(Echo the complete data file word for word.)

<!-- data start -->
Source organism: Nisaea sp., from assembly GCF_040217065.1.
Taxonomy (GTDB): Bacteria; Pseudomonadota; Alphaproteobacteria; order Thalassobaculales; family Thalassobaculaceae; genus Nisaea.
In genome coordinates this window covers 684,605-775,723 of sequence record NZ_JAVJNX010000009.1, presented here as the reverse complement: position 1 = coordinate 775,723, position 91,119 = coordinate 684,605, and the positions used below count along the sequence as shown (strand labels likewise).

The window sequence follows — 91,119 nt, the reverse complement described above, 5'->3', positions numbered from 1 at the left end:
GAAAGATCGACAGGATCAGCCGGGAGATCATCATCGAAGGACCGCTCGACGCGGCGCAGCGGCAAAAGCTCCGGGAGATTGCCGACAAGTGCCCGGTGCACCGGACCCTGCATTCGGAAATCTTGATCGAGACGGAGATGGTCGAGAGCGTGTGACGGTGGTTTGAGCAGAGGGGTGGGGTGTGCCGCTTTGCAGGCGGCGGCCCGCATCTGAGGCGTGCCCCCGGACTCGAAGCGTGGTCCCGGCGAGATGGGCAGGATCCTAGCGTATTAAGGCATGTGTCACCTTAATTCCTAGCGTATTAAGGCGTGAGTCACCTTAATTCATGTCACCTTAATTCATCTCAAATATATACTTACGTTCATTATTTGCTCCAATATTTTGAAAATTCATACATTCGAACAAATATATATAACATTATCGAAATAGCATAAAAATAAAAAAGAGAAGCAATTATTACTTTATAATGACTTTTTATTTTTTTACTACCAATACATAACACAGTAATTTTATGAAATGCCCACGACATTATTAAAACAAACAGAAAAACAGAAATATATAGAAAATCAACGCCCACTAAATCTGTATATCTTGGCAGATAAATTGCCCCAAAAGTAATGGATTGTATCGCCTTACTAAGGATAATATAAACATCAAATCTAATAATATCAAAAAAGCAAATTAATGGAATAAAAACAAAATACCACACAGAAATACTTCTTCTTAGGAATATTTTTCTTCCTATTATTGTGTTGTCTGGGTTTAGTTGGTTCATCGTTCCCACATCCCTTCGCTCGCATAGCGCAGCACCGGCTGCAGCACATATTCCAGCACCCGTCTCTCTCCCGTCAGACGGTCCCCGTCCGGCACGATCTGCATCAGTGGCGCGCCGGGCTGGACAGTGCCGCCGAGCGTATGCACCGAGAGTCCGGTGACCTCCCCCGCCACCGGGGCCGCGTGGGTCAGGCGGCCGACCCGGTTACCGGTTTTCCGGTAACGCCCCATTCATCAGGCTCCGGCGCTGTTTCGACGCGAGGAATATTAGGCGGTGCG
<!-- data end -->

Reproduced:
Source organism: Nisaea sp., from assembly GCF_040217065.1.
Taxonomy (GTDB): Bacteria; Pseudomonadota; Alphaproteobacteria; order Thalassobaculales; family Thalassobaculaceae; genus Nisaea.
In genome coordinates this window covers 684,605-775,723 of sequence record NZ_JAVJNX010000009.1, presented here as the reverse complement: position 1 = coordinate 775,723, position 91,119 = coordinate 684,605, and the positions used below count along the sequence as shown (strand labels likewise).

The window sequence follows — 91,119 nt, the reverse complement described above, 5'->3', positions numbered from 1 at the left end:
GAAAGATCGACAGGATCAGCCGGGAGATCATCATCGAAGGACCGCTCGACGCGGCGCAGCGGCAAAAGCTCCGGGAGATTGCCGACAAGTGCCCGGTGCACCGGACCCTGCATTCGGAAATCTTGATCGAGACGGAGATGGTCGAGAGCGTGTGACGGTGGTTTGAGCAGAGGGGTGGGGTGTGCCGCTTTGCAGGCGGCGGCCCGCATCTGAGGCGTGCCCCCGGACTCGAAGCGTGGTCCCGGCGAGATGGGCAGGATCCTAGCGTATTAAGGCATGTGTCACCTTAATTCCTAGCGTATTAAGGCGTGAGTCACCTTAATTCATGTCACCTTAATTCATCTCAAATATATACTTACGTTCATTATTTGCTCCAATATTTTGAAAATTCATACATTCGAACAAATATATATAACATTATCGAAATAGCATAAAAATAAAAAAGAGAAGCAATTATTACTTTATAATGACTTTTTATTTTTTTACTACCAATACATAACACAGTAATTTTATGAAATGCCCACGACATTATTAAAACAAACAGAAAAACAGAAATATATAGAAAATCAACGCCCACTAAATCTGTATATCTTGGCAGATAAATTGCCCCAAAAGTAATGGATTGTATCGCCTTACTAAGGATAATATAAACATCAAATCTAATAATATCAAAAAAGCAAATTAATGGAATAAAAACAAAATACCACACAGAAATACTTCTTCTTAGGAATATTTTTCTTCCTATTATTGTGTTGTCTGGGTTTAGTTGGTTCATCGTTCCCACATCCCTTCGCTCGCATAGCGCAGCACCGGCTGCAGCACATATTCCAGCACCCGTCTCTCTCCCGTCAGACGGTCCCCGTCCGGCACGATCTGCATCAGTGGCGCGCCGGGCTGGACAGTGCCGCCGAGCGTATGCACCGAGAGTCCGGTGACCTCCCCCGCCACCGGGGCCGCGTGGGTCAGGCGGCCGACCCGGTTACCGGTTTTCCGGTAACGCCCCATTCATCAGGCTCCGGCGCTGTTTCGACGCGAGGAATATTAGGCGGTGCG